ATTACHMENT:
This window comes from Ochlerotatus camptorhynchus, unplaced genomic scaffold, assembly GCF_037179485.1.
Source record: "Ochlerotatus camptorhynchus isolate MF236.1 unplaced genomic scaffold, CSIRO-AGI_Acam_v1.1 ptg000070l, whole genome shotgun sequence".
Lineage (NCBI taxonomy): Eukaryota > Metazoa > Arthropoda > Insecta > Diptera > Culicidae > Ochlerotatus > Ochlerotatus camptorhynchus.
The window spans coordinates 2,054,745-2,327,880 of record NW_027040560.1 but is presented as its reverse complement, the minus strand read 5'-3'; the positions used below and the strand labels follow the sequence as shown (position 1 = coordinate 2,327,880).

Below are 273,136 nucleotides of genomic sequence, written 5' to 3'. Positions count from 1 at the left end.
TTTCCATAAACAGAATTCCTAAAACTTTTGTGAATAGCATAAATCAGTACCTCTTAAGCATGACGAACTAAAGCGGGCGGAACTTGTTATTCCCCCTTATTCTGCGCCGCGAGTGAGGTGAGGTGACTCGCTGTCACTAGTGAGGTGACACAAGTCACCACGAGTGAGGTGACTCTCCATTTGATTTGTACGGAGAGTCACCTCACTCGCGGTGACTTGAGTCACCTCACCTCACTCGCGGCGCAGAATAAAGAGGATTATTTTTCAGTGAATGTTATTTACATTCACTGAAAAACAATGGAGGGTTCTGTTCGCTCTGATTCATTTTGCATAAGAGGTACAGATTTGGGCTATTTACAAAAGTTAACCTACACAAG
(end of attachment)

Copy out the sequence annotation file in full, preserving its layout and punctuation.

This window comes from Ochlerotatus camptorhynchus, unplaced genomic scaffold, assembly GCF_037179485.1.
Source record: "Ochlerotatus camptorhynchus isolate MF236.1 unplaced genomic scaffold, CSIRO-AGI_Acam_v1.1 ptg000070l, whole genome shotgun sequence".
Lineage (NCBI taxonomy): Eukaryota > Metazoa > Arthropoda > Insecta > Diptera > Culicidae > Ochlerotatus > Ochlerotatus camptorhynchus.
The window spans coordinates 2,054,745-2,327,880 of record NW_027040560.1 but is presented as its reverse complement, the minus strand read 5'-3'; the positions used below and the strand labels follow the sequence as shown (position 1 = coordinate 2,327,880).

Below are 273,136 nucleotides of genomic sequence, written 5' to 3'. Positions count from 1 at the left end.
TTTCCATAAACAGAATTCCTAAAACTTTTGTGAATAGCATAAATCAGTACCTCTTAAGCATGACGAACTAAAGCGGGCGGAACTTGTTATTCCCCCTTATTCTGCGCCGCGAGTGAGGTGAGGTGACTCGCTGTCACTAGTGAGGTGACACAAGTCACCACGAGTGAGGTGACTCTCCATTTGATTTGTACGGAGAGTCACCTCACTCGCGGTGACTTGAGTCACCTCACCTCACTCGCGGCGCAGAATAAAGAGGATTATTTTTCAGTGAATGTTATTTACATTCACTGAAAAACAATGGAGGGTTCTGTTCGCTCTGATTCATTTTGCATAAGAGGTACAGATTTGGGCTATTTACAAAAGTTAACCTACACAAG